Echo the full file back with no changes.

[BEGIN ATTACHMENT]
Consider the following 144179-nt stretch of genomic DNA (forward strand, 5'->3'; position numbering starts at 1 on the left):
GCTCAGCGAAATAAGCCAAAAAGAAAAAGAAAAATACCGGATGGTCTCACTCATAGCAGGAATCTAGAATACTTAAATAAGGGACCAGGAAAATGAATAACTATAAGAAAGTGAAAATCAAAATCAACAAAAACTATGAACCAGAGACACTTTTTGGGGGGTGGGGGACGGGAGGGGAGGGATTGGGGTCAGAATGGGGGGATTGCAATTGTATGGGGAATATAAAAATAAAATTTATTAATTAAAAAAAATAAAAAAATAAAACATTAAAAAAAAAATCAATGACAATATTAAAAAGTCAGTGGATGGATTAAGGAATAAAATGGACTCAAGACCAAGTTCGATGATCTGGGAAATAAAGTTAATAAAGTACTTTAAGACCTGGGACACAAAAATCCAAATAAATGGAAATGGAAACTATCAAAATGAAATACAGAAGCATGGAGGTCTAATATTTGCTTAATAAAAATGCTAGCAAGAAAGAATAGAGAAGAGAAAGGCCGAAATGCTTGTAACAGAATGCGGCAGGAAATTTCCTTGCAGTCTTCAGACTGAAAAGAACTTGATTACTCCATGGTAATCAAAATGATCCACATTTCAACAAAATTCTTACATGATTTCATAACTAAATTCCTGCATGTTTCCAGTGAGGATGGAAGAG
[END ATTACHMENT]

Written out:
Consider the following 144179-nt stretch of genomic DNA (forward strand, 5'->3'; position numbering starts at 1 on the left):
GCTCAGCGAAATAAGCCAAAAAGAAAAAGAAAAATACCGGATGGTCTCACTCATAGCAGGAATCTAGAATACTTAAATAAGGGACCAGGAAAATGAATAACTATAAGAAAGTGAAAATCAAAATCAACAAAAACTATGAACCAGAGACACTTTTTGGGGGGTGGGGGACGGGAGGGGAGGGATTGGGGTCAGAATGGGGGGATTGCAATTGTATGGGGAATATAAAAATAAAATTTATTAATTAAAAAAAATAAAAAAATAAAACATTAAAAAAAAAATCAATGACAATATTAAAAAGTCAGTGGATGGATTAAGGAATAAAATGGACTCAAGACCAAGTTCGATGATCTGGGAAATAAAGTTAATAAAGTACTTTAAGACCTGGGACACAAAAATCCAAATAAATGGAAATGGAAACTATCAAAATGAAATACAGAAGCATGGAGGTCTAATATTTGCTTAATAAAAATGCTAGCAAGAAAGAATAGAGAAGAGAAAGGCCGAAATGCTTGTAACAGAATGCGGCAGGAAATTTCCTTGCAGTCTTCAGACTGAAAAGAACTTGATTACTCCATGGTAATCAAAATGATCCACATTTCAACAAAATTCTTACATGATTTCATAACTAAATTCCTGCATGTTTCCAGTGAGGATGGAAGAG